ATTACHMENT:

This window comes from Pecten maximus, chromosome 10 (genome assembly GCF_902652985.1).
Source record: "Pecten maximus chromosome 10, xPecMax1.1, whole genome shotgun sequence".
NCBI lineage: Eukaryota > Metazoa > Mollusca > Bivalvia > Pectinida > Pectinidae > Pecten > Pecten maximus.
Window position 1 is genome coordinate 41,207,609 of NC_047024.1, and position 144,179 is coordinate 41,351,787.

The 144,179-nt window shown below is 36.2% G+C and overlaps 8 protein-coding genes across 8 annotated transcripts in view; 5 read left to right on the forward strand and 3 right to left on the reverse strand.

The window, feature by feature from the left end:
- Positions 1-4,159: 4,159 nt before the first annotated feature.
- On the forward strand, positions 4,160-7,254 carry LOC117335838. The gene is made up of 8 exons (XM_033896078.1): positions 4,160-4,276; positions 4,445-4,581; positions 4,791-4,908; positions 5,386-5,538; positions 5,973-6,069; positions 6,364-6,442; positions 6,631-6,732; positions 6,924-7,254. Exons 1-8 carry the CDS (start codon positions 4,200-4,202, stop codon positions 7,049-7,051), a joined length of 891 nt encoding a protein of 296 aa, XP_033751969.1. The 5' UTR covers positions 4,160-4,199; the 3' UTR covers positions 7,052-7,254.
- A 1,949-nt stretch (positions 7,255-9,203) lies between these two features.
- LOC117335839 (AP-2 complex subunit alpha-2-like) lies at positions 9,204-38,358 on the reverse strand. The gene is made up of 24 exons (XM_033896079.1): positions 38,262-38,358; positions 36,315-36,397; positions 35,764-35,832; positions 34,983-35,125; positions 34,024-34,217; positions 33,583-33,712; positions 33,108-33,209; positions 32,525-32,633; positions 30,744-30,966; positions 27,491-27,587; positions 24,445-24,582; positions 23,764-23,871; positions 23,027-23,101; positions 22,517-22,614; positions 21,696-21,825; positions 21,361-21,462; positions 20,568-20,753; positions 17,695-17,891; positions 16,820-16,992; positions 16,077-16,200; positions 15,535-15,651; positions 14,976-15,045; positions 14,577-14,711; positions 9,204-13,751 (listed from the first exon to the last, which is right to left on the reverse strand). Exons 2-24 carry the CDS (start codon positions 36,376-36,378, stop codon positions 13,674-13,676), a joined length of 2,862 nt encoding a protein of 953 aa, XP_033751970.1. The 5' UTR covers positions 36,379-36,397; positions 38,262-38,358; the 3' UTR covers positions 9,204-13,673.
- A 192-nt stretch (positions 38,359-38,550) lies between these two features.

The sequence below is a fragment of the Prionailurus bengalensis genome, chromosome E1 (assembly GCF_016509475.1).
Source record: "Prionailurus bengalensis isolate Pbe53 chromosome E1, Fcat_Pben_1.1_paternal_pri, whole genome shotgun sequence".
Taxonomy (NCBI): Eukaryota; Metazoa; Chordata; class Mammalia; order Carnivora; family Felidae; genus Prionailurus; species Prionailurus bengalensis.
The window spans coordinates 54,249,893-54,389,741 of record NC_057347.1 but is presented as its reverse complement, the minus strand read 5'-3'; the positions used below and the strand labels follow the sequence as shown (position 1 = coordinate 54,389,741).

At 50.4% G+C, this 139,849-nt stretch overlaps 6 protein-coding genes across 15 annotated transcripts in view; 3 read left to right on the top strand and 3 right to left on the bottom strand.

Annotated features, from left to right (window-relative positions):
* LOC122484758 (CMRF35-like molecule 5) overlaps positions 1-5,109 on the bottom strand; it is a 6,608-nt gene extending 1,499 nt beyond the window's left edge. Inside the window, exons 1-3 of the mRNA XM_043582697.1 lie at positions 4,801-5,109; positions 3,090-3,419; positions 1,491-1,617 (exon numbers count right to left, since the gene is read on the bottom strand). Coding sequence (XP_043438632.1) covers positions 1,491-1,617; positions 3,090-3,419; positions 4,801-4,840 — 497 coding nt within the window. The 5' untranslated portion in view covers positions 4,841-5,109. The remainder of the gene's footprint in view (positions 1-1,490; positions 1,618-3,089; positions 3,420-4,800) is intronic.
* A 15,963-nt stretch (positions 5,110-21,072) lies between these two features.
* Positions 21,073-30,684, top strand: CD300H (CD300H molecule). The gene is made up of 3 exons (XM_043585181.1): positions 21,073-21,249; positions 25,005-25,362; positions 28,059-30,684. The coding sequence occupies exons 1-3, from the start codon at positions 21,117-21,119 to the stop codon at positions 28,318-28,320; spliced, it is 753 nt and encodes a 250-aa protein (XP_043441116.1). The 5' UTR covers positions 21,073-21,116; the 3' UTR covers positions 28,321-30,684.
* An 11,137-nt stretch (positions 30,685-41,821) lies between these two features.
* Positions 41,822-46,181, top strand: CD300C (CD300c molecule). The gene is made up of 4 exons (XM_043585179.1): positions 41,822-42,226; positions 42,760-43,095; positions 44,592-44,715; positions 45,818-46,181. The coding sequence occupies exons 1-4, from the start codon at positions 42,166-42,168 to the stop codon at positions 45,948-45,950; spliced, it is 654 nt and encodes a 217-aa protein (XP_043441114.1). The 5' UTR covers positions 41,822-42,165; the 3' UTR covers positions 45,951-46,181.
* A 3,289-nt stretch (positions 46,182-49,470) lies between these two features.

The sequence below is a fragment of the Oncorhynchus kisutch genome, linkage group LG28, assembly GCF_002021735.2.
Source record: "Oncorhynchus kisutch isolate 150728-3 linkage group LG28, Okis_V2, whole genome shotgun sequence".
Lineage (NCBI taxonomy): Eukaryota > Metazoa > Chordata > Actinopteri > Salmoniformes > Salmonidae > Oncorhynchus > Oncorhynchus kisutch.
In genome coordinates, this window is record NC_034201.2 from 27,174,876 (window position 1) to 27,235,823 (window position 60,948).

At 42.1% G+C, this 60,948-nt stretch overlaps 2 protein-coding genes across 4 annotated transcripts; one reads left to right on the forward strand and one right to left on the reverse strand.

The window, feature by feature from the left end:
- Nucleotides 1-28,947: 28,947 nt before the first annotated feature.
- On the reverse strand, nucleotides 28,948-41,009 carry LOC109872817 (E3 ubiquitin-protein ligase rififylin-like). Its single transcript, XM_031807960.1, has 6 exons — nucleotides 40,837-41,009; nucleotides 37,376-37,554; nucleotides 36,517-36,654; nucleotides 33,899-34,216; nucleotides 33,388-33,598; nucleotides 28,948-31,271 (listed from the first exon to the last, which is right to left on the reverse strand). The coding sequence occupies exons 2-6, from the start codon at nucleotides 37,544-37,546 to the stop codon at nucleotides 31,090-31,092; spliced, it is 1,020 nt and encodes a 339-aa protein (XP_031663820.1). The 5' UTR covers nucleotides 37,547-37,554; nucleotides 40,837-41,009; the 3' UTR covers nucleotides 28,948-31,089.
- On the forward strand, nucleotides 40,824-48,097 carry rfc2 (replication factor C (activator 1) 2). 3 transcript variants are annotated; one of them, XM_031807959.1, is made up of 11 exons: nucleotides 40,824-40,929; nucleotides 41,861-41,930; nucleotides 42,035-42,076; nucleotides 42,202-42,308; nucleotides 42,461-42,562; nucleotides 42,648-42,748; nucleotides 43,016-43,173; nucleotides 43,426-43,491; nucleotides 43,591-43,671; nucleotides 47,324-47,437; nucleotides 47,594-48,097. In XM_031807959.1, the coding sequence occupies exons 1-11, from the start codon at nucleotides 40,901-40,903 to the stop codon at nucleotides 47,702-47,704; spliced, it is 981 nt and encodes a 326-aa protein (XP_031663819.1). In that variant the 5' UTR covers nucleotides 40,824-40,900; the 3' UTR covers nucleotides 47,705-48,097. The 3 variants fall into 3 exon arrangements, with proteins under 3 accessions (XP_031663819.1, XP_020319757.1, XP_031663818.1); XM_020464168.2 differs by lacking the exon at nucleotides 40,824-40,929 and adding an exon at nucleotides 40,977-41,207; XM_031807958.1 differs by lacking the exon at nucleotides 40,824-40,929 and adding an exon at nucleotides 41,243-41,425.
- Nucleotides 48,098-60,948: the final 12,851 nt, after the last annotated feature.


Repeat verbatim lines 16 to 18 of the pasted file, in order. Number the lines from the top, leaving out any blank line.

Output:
At 50.4% G+C, this 139,849-nt stretch overlaps 6 protein-coding genes across 15 annotated transcripts in view; 3 read left to right on the top strand and 3 right to left on the bottom strand.

Annotated features, from left to right (window-relative positions):
* LOC122484758 (CMRF35-like molecule 5) overlaps positions 1-5,109 on the bottom strand; it is a 6,608-nt gene extending 1,499 nt beyond the window's left edge. Inside the window, exons 1-3 of the mRNA XM_043582697.1 lie at positions 4,801-5,109; positions 3,090-3,419; positions 1,491-1,617 (exon numbers count right to left, since the gene is read on the bottom strand). Coding sequence (XP_043438632.1) covers positions 1,491-1,617; positions 3,090-3,419; positions 4,801-4,840 — 497 coding nt within the window. The 5' untranslated portion in view covers positions 4,841-5,109. The remainder of the gene's footprint in view (positions 1-1,490; positions 1,618-3,089; positions 3,420-4,800) is intronic.